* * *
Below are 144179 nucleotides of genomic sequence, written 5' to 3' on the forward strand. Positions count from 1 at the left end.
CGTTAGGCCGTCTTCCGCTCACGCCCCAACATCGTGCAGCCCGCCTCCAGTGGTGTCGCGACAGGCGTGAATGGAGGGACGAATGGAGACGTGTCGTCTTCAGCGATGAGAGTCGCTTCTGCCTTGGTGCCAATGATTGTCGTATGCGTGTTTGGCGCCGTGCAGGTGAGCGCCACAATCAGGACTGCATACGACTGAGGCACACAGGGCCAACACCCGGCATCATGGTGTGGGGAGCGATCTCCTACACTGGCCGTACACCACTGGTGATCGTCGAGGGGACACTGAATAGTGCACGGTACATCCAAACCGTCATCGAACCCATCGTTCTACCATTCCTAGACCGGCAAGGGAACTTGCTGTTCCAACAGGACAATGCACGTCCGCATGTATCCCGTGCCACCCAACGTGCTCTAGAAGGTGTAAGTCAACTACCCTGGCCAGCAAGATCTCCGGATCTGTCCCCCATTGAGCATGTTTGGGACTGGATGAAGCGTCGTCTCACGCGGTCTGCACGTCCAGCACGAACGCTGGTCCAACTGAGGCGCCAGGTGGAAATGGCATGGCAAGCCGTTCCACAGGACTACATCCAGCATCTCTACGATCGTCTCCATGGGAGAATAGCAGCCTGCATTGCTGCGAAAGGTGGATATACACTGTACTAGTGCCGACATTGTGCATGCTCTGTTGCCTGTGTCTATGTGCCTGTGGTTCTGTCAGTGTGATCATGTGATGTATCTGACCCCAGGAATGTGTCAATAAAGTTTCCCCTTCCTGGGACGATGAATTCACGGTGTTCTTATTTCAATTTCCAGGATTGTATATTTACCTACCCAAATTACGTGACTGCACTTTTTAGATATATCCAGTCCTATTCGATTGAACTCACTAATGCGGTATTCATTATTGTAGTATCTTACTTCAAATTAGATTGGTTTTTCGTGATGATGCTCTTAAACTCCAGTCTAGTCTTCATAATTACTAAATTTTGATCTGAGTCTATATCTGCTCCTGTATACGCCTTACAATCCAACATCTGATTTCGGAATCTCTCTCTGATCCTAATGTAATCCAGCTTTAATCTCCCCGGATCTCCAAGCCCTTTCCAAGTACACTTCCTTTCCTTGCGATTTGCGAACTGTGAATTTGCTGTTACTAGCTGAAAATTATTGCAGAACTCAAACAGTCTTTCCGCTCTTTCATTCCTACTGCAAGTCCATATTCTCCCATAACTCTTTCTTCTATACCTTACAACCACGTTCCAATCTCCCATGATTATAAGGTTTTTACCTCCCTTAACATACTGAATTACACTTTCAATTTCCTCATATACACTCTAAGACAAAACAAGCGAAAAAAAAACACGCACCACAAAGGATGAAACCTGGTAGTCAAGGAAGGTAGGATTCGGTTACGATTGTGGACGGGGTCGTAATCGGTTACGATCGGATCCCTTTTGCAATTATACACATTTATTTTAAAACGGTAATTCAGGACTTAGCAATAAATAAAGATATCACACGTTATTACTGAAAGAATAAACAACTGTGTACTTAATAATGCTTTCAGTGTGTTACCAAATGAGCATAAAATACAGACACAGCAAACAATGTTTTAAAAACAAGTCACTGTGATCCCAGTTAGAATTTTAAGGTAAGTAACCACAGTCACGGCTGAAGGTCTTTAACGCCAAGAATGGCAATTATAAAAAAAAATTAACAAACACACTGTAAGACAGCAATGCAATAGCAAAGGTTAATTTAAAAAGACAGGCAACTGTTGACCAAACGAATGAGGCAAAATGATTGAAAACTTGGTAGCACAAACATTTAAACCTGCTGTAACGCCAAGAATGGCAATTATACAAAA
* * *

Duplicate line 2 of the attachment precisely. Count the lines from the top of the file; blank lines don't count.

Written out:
CGTTAGGCCGTCTTCCGCTCACGCCCCAACATCGTGCAGCCCGCCTCCAGTGGTGTCGCGACAGGCGTGAATGGAGGGACGAATGGAGACGTGTCGTCTTCAGCGATGAGAGTCGCTTCTGCCTTGGTGCCAATGATTGTCGTATGCGTGTTTGGCGCCGTGCAGGTGAGCGCCACAATCAGGACTGCATACGACTGAGGCACACAGGGCCAACACCCGGCATCATGGTGTGGGGAGCGATCTCCTACACTGGCCGTACACCACTGGTGATCGTCGAGGGGACACTGAATAGTGCACGGTACATCCAAACCGTCATCGAACCCATCGTTCTACCATTCCTAGACCGGCAAGGGAACTTGCTGTTCCAACAGGACAATGCACGTCCGCATGTATCCCGTGCCACCCAACGTGCTCTAGAAGGTGTAAGTCAACTACCCTGGCCAGCAAGATCTCCGGATCTGTCCCCCATTGAGCATGTTTGGGACTGGATGAAGCGTCGTCTCACGCGGTCTGCACGTCCAGCACGAACGCTGGTCCAACTGAGGCGCCAGGTGGAAATGGCATGGCAAGCCGTTCCACAGGACTACATCCAGCATCTCTACGATCGTCTCCATGGGAGAATAGCAGCCTGCATTGCTGCGAAAGGTGGATATACACTGTACTAGTGCCGACATTGTGCATGCTCTGTTGCCTGTGTCTATGTGCCTGTGGTTCTGTCAGTGTGATCATGTGATGTATCTGACCCCAGGAATGTGTCAATAAAGTTTCCCCTTCCTGGGACGATGAATTCACGGTGTTCTTATTTCAATTTCCAGGATTGTATATTTACCTACCCAAATTACGTGACTGCACTTTTTAGATATATCCAGTCCTATTCGATTGAACTCACTAATGCGGTATTCATTATTGTAGTATCTTACTTCAAATTAGATTGGTTTTTCGTGATGATGCTCTTAAACTCCAGTCTAGTCTTCATAATTACTAAATTTTGATCTGAGTCTATATCTGCTCCTGTATACGCCTTACAATCCAACATCTGATTTCGGAATCTCTCTCTGATCCTAATGTAATCCAGCTTTAATCTCCCCGGATCTCCAAGCCCTTTCCAAGTACACTTCCTTTCCTTGCGATTTGCGAACTGTGAATTTGCTGTTACTAGCTGAAAATTATTGCAGAACTCAAACAGTCTTTCCGCTCTTTCATTCCTACTGCAAGTCCATATTCTCCCATAACTCTTTCTTCTATACCTTACAACCACGTTCCAATCTCCCATGATTATAAGGTTTTTACCTCCCTTAACATACTGAATTACACTTTCAATTTCCTCATATACACTCTAAGACAAAACAAGCGAAAAAAAAACACGCACCACAAAGGATGAAACCTGGTAGTCAAGGAAGGTAGGATTCGGTTACGATTGTGGACGGGGTCGTAATCGGTTACGATCGGATCCCTTTTGCAATTATACACATTTATTTTAAAACGGTAATTCAGGACTTAGCAATAAATAAAGATATCACACGTTATTACTGAAAGAATAAACAACTGTGTACTTAATAATGCTTTCAGTGTGTTACCAAATGAGCATAAAATACAGACACAGCAAACAATGTTTTAAAAACAAGTCACTGTGATCCCAGTTAGAATTTTAAGGTAAGTAACCACAGTCACGGCTGAAGGTCTTTAACGCCAAGAATGGCAATTATAAAAAAAAATTAACAAACACACTGTAAGACAGCAATGCAATAGCAAAGGTTAATTTAAAAAGACAGGCAACTGTTGACCAAACGAATGAGGCAAAATGATTGAAAACTTGGTAGCACAAACATTTAAACCTGCTGTAACGCCAAGAATGGCAATTATACAAAA